The job of founding Delhis first dynasty was left to the
Khaljis, who came to power in 1290. The Khaljis were an Afghan family
and they used their descent to win over the loyalty of the Afghan
nobles whod felt rather left out under the overwhelmingly
Turkish rule till then. The Khaljis were also in favor of giving high
offices to Indian Muslims, effectively reversing the policy of Balban
who seemed to have believed that the divine right to govern was vested
in the Turks alone.
¤ Jalal-ud-din Feroze Khalji--The Founder of The Dynasty
The new dynasty too had to cut its teeth on rebellions and campaigns
against the Rajputs and Mongols. Jalal-ud-din Feroze Khalji, the
founder of the dynasty, was almost senile by the time he ascended the
throne. Though a powerful military general, he suddenly decided to
follow the path of peace after being crowned. He refused to shed blood
under any circumstances; political expediency be damned. Even
criminals, thugs and rebels could not escape his mercy.
¤ Ala-ud-din Khalji
Fortunately, the aged sultan had an extremely ambitious nephew (and
son-in-law), Ala-ud-din Khalji, who had campaigned in eastern India
and the Deccan with great success. When Ala-ud-din set out to take the
city of Devagiri (under Yadava rule) in 1296 with just 18,000
horsemen, he gave out that he was dissatisfied with his uncle and was
going south to offer his services to any Hindu ruler who was
interested. As a result no one offered him any resistance on the way.
When he entered the boundaries of Devagiri, the Yadava king Raja Rama
Chandra belatedly woke up and decided to offer some resistance.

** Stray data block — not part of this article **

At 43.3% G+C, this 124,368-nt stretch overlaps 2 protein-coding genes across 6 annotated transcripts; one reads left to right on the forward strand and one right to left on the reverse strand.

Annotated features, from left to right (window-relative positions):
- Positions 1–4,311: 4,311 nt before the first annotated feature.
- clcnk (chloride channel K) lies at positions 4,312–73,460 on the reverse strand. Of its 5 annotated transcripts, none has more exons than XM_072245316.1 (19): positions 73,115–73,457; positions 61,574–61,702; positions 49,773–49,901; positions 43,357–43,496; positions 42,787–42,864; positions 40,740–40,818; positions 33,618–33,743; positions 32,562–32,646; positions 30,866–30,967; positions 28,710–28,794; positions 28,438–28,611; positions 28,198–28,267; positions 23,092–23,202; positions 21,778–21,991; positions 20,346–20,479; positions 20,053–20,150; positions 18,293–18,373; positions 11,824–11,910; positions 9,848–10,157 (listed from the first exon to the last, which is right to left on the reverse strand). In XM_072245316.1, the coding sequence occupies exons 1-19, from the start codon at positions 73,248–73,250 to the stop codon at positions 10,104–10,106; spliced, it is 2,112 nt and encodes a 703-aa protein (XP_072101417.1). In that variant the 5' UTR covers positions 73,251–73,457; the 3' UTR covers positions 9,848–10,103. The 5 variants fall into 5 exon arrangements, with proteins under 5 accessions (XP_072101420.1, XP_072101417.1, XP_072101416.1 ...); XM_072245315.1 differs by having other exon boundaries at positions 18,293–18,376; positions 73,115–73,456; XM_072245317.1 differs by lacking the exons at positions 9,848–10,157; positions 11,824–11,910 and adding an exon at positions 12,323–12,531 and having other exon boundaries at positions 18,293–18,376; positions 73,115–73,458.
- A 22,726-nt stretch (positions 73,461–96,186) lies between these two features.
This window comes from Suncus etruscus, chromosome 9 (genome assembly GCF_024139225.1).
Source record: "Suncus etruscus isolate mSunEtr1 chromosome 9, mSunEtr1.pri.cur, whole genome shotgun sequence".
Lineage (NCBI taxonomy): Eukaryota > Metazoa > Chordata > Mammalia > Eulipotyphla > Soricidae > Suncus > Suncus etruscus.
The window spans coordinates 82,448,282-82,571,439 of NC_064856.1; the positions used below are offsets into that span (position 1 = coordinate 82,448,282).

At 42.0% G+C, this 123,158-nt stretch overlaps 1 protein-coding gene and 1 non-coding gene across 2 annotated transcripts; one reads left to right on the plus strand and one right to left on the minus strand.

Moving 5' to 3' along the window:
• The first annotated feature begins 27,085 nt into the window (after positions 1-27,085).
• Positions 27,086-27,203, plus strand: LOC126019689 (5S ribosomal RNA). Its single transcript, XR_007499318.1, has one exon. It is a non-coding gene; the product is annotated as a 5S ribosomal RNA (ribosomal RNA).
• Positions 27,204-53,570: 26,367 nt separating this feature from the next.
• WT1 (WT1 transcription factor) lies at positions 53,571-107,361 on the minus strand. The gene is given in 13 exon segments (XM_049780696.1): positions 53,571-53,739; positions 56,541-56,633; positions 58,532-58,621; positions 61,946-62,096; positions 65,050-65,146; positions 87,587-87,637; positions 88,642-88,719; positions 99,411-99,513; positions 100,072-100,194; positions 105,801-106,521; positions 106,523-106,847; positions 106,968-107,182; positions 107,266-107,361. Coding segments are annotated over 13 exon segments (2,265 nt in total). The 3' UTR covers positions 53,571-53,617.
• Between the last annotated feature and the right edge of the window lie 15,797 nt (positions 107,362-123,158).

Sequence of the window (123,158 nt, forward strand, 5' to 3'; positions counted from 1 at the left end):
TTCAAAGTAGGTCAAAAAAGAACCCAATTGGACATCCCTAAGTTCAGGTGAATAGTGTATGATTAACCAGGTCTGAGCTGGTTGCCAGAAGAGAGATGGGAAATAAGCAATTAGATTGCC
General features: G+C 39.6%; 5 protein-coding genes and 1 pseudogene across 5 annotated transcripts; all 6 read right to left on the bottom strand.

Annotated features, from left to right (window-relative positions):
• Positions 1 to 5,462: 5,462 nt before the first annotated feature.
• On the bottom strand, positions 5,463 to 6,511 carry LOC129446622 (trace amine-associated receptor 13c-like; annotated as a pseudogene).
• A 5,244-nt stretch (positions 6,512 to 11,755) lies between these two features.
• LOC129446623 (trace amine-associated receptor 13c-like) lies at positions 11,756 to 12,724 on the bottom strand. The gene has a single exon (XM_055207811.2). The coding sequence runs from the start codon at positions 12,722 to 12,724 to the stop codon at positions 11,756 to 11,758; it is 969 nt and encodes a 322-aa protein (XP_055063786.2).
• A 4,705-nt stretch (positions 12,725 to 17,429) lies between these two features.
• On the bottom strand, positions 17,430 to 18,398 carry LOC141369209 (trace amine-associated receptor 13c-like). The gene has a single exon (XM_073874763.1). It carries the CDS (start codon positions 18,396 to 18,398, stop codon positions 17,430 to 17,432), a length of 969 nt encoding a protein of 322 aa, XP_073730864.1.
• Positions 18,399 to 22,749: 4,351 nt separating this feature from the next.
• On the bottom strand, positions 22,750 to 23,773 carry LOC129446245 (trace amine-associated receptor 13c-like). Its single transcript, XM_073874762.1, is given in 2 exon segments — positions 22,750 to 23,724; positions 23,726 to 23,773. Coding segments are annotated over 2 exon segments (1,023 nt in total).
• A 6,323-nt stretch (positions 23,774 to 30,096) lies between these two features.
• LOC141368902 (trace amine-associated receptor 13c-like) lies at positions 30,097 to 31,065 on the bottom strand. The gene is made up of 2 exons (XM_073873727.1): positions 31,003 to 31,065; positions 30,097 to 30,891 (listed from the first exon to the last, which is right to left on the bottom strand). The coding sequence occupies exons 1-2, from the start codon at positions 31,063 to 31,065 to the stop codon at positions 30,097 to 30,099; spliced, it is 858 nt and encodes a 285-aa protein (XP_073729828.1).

Ala-ud-din had cleverly timed his visit with a campaign that the
Devagiri army was fighting further south so the king had to capitulate
and pay a vast amount of gold to Ala-ud-din as part of the treaty.
When Ala-ud-din returned to Delhi,
the first thing he did was to have Jalal-ud-din assassinated and crown
himself Sultan. The reign of Ala-ud-din marks the highest point of the
Sultanates political power, both in terms of the area of the
kingdom and the power wielded by the Sultan.
¤ The False Play of Ala-ud-din
However when Ala-ud-din ascended the throne he wouldnt have won
any popularity contests in Delhi. He had outraged the citizens
sense of fairplay and justice by the shocking manner in which he
disposed of his uncle. As Ala-ud-din began his march home from the
south, Jalal-ud-dins well-wishers tried to warn him of his
scheming nephew. However the old Sultan wouldnt hear a word
against him and was keen to welcome Ala-ud-din back from the south.
Meanwhile, Ala-ud-din sent his brother Ulugh Khan to the Sultan with
the message that since he had undertaken the south expedition without
Jalal-ud-dins consent he was scared to present himself at court.
Ulugh Khan cleverly hinted that Ala-ud-din had brought a vast amount
of gold to placate the old ruler. Much moved, Jalal-ud-din himself
went across the river Ganga to bring his nephew back into the family
fold. There Ala-ud-din, following Judass dubious example,
embraced the Sultan and then ordered his head be cut off.
The nobility and the people of Delhi had always been at odds but they
saw eye-to-eye on the assassination of the benign old Jalal-ud-din.
They agreed that it was one of basest murders they had ever seen and
mind you, the people of Delhi had seen a lot. Ala-ud-din won back the
nobility and his people by way of gold. On his way back to Delhi the
new Sultan scattered coins of gold and silver along the way. The same
strategy won over the army too. By October 3, 1296, Ala-ud-din was
proclaimed sultan of Delhi by popular demand. Those who were still
opposed to Ala-ud-din saw a very different face of this gift-bearing
Santa Claus the gritty, calculating and cold-blooded side. He
crushed the powerful lobby of the Jalali nobles who were opposed to
him with clinical ruthlessness.
¤ Zafar Khan--A Ingenious General
One of Ala-ud-dins greatest successes was that he rid India of
the Mongolmenace permanently. The never-say-die Mongols attacked India
several times during his reign. They started out soon after the
coronation of Ala-ud-din early in 1296. However the new sultan proved